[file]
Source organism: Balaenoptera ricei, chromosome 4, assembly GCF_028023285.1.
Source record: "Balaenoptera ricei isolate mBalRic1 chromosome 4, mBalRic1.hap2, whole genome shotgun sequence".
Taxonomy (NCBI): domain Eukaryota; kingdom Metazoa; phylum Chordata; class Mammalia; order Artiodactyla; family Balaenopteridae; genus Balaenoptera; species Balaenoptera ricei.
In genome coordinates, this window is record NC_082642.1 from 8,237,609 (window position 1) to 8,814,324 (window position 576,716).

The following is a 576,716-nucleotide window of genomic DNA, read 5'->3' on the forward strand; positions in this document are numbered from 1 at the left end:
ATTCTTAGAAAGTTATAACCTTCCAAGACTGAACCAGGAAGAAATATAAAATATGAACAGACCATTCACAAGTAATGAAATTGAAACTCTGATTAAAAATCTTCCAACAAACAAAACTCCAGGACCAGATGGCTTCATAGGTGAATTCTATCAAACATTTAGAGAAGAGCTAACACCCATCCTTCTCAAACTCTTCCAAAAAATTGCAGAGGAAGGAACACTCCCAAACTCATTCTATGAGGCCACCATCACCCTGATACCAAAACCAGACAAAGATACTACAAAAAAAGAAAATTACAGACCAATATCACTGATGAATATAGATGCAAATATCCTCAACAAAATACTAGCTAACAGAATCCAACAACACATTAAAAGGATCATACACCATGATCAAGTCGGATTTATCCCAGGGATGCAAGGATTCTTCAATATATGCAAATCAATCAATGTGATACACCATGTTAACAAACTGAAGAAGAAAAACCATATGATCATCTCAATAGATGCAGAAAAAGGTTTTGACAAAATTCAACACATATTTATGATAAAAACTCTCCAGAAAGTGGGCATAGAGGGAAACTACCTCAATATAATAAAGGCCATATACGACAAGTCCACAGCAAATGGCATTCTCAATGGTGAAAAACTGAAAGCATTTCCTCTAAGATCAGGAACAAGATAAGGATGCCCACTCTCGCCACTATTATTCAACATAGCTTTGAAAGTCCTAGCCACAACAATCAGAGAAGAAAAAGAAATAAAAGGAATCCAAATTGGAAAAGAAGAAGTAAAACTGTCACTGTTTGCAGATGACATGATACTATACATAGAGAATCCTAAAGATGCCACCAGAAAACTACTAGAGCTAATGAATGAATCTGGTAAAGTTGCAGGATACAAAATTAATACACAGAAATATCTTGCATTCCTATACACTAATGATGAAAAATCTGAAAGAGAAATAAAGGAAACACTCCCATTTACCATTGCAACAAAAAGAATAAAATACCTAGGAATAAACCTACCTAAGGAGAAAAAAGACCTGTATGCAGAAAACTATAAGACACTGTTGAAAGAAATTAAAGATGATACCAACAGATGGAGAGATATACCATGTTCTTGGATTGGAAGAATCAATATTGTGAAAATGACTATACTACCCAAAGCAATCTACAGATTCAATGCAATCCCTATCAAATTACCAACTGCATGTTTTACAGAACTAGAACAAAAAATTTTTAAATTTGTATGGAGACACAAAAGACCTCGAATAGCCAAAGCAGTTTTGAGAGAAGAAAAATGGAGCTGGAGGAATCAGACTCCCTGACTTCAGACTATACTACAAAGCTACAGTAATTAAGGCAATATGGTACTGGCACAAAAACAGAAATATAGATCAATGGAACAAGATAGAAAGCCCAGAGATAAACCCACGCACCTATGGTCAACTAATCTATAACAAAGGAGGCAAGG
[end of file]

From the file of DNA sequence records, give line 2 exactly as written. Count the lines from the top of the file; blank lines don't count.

Source record: "Balaenoptera ricei isolate mBalRic1 chromosome 4, mBalRic1.hap2, whole genome shotgun sequence".